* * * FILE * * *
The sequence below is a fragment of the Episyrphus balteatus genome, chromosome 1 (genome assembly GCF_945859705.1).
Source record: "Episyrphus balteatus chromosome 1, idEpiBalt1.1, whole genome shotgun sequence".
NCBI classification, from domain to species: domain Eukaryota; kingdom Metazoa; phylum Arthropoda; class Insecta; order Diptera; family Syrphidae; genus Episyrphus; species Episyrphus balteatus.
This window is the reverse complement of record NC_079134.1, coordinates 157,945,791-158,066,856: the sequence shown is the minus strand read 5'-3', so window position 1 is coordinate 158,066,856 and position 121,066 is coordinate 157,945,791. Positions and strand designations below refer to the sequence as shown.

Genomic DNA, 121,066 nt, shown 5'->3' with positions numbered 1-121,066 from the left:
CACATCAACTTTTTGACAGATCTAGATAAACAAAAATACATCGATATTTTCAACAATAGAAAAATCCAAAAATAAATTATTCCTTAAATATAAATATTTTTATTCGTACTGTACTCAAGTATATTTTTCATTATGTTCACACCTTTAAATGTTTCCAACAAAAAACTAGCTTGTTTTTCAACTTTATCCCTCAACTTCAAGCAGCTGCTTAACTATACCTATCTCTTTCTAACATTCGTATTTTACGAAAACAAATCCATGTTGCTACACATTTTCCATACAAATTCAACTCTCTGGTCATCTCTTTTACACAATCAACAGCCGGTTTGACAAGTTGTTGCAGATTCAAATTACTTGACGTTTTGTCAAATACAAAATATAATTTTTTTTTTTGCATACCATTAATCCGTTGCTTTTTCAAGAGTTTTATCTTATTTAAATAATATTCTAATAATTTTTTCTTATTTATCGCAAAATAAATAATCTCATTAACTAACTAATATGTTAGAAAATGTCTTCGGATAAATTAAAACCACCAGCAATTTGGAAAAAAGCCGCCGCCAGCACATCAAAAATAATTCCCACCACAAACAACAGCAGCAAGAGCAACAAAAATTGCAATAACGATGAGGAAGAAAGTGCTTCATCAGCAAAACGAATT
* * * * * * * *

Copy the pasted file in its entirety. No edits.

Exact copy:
The sequence below is a fragment of the Episyrphus balteatus genome, chromosome 1 (genome assembly GCF_945859705.1).
Source record: "Episyrphus balteatus chromosome 1, idEpiBalt1.1, whole genome shotgun sequence".
NCBI classification, from domain to species: domain Eukaryota; kingdom Metazoa; phylum Arthropoda; class Insecta; order Diptera; family Syrphidae; genus Episyrphus; species Episyrphus balteatus.
This window is the reverse complement of record NC_079134.1, coordinates 157,945,791-158,066,856: the sequence shown is the minus strand read 5'-3', so window position 1 is coordinate 158,066,856 and position 121,066 is coordinate 157,945,791. Positions and strand designations below refer to the sequence as shown.

Genomic DNA, 121,066 nt, shown 5'->3' with positions numbered 1-121,066 from the left:
CACATCAACTTTTTGACAGATCTAGATAAACAAAAATACATCGATATTTTCAACAATAGAAAAATCCAAAAATAAATTATTCCTTAAATATAAATATTTTTATTCGTACTGTACTCAAGTATATTTTTCATTATGTTCACACCTTTAAATGTTTCCAACAAAAAACTAGCTTGTTTTTCAACTTTATCCCTCAACTTCAAGCAGCTGCTTAACTATACCTATCTCTTTCTAACATTCGTATTTTACGAAAACAAATCCATGTTGCTACACATTTTCCATACAAATTCAACTCTCTGGTCATCTCTTTTACACAATCAACAGCCGGTTTGACAAGTTGTTGCAGATTCAAATTACTTGACGTTTTGTCAAATACAAAATATAATTTTTTTTTTTGCATACCATTAATCCGTTGCTTTTTCAAGAGTTTTATCTTATTTAAATAATATTCTAATAATTTTTTCTTATTTATCGCAAAATAAATAATCTCATTAACTAACTAATATGTTAGAAAATGTCTTCGGATAAATTAAAACCACCAGCAATTTGGAAAAAAGCCGCCGCCAGCACATCAAAAATAATTCCCACCACAAACAACAGCAGCAAGAGCAACAAAAATTGCAATAACGATGAGGAAGAAAGTGCTTCATCAGCAAAACGAATT